Dems, White House refuse to budge over border wall as Friday shutdown looms

The Trump administration Sunday reaffirmed the president's insistence that he would allow a partial shutdown of the federal government if Congress does not provide $5 billion to build a wall along the U.S.-Mexico border, with senior adviser Stephen Miller calling it a "fundamental issue."

"At stake is the question of whether or not the United States remains a sovereign country," Miller told CBS News' "Face The Nation." "The Democrat Party has a simple choice. They can either choose to fight for America's working class or to promote illegal immigration. You can't do both."

Stephen Miller, a senior adviser to President Trump, talks to reporters at the White House, Aug. 2, 2017. (Getty Images)

Stephen Miller, a senior adviser to President Trump, talks to reporters at the White House, Aug. 2, 2017. (Getty Images)

"At stake is the question of whether or not the United States remains a sovereign country. The Democrat Party has a simple choice. They can either choose to fight for America's working class or to promote illegal immigration. You can't do both."

— Stephen Miller, senior adviser to President Trump

When asked if the administration was willing to allow parts of the government to cease operation at midnight Friday if the wall is not funded, Miller answered: "If it comes to it, absolutely."

On NBC News' "Meet The Press," Senate Minority Leader Chuck Schumer, D-N.Y., insisted that President Trump "is not going to get the wall in any form."

"President Trump should understand, there are not the votes for the wall in the House or the Senate," Schumer said. "Even the House, which is a majority Republican, they don't have the votes for his $5 billion wall plan ... And we should not let a temper tantrum, threats, push us in the direction of doing something that everybody, even our Republican colleagues, know is wrong."

Trump said last week he would be "proud" to have a shutdown to get Congress to approve a $5 billion down payment to fulfill his campaign promise to build a wall on the U.S.-Mexico border. Still, the president doesn't have the votes from the Republican-controlled Congress to support funding for the wall at that level.

Schumer and House Minority Leader Nancy Pelosi, D-Calif., have proposed no more than $1.6 billion for border fencing upgrades and other security measures -- but not a wall -- as outlined in a bipartisan Senate bill. Democrats also offered to keep funding at its current level, $1.3 billion.

"[Republicans] should join us in one of these two proposals, which would get more than enough votes passed and avoid a shutdown," Schumer said. "Then, if the president wants to debate the wall next year, he can. I don't think he'll get it. But he shouldn't use innocent workers as hostage for his temper tantrum to sort of throw a bone to his base."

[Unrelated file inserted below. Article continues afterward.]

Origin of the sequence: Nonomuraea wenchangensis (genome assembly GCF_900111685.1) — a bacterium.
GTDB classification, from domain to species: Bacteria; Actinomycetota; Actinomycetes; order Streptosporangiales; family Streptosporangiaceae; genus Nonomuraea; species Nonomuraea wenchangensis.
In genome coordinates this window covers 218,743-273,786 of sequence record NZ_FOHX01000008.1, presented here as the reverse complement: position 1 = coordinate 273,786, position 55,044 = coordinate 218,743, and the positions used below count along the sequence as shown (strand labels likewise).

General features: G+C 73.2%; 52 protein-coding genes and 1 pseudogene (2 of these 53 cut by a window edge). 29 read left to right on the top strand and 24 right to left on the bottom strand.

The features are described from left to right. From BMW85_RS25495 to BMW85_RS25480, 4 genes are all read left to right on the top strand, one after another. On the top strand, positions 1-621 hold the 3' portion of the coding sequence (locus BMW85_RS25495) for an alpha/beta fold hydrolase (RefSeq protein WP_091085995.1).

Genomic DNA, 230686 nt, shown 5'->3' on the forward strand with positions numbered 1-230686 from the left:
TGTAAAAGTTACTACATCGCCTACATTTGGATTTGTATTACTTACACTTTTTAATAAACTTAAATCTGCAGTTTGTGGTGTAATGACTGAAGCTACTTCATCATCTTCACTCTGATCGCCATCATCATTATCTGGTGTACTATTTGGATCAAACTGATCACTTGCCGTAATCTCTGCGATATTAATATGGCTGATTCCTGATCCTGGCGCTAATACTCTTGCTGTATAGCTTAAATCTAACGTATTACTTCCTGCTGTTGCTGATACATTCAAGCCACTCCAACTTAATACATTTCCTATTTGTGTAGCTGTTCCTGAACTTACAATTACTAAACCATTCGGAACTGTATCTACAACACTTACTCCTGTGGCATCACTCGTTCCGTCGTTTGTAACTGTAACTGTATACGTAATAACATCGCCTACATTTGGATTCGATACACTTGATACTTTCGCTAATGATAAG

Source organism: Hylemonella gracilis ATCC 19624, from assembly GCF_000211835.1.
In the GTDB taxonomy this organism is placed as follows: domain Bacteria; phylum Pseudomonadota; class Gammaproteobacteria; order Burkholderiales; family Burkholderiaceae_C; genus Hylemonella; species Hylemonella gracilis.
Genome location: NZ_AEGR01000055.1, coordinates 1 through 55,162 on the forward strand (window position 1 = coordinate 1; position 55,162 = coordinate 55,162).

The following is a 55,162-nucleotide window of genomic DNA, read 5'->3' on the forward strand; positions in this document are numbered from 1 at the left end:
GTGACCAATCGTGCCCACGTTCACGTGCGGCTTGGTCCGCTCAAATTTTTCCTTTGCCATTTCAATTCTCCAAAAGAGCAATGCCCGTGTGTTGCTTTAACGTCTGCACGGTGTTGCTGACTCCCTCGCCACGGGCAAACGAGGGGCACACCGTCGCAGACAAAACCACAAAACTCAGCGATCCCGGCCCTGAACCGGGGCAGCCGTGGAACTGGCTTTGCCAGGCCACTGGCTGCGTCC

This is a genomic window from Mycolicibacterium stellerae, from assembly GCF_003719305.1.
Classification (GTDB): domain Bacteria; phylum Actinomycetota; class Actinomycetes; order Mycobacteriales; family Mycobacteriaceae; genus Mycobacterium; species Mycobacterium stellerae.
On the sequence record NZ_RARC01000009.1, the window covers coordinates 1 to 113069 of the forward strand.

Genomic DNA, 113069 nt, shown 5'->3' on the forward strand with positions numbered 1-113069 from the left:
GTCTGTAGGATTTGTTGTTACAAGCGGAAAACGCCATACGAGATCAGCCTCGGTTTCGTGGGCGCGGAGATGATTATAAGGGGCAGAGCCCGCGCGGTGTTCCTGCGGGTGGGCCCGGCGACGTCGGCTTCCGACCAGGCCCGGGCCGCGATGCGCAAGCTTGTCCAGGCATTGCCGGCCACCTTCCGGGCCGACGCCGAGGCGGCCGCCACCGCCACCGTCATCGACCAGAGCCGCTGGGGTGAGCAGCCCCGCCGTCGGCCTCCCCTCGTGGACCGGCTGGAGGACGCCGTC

Both parties in Congress have suggested that Trump would need to make the next move to resolve the impasse. The House is taking an extended weekend break, returning Wednesday night. The Senate returns Monday after a three-day absence.

Trump neither accepted nor rejected the Democrats' proposal as of Friday, according to the Democrats, telling them he would take a look. Trump would need Democratic votes either now or in the new year, for passage.

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Sen. John Barrasso, R-Wyo., told "Face The Nation" that Republicans remained hopeful they could come up with a proposal that would be acceptable to Trump and pass both chambers. He suggested that could take the form of a stopgap bill extending funding until January or a longer-term bill including money for border security.

"There are a lot of things you need to do with border security," he said. "One is a physical barrier but also the technology, the manpower, the enforcement, all of those things, and our current laws are in some ways an incentive for people to come to this country illegally, and they go through great risk and possibly great harm."

Appearing on ABC News' "This Week," Sen. Susan Collins, R-Maine, urged senators to revisit a bill she helped push earlier this year that would provide $2.5 billion for border security, including physical barriers as well as technology and border patrol agents.

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"There's absolutely no excuse to shut down government on this issue or any other issue," said Collins, who added of her proposal: "I hope it would be good enough for the president ... There's a compromise and people will come to the table in good faith on both sides. We have to prevent a government shutdown."

The Associated Press contributed to this report.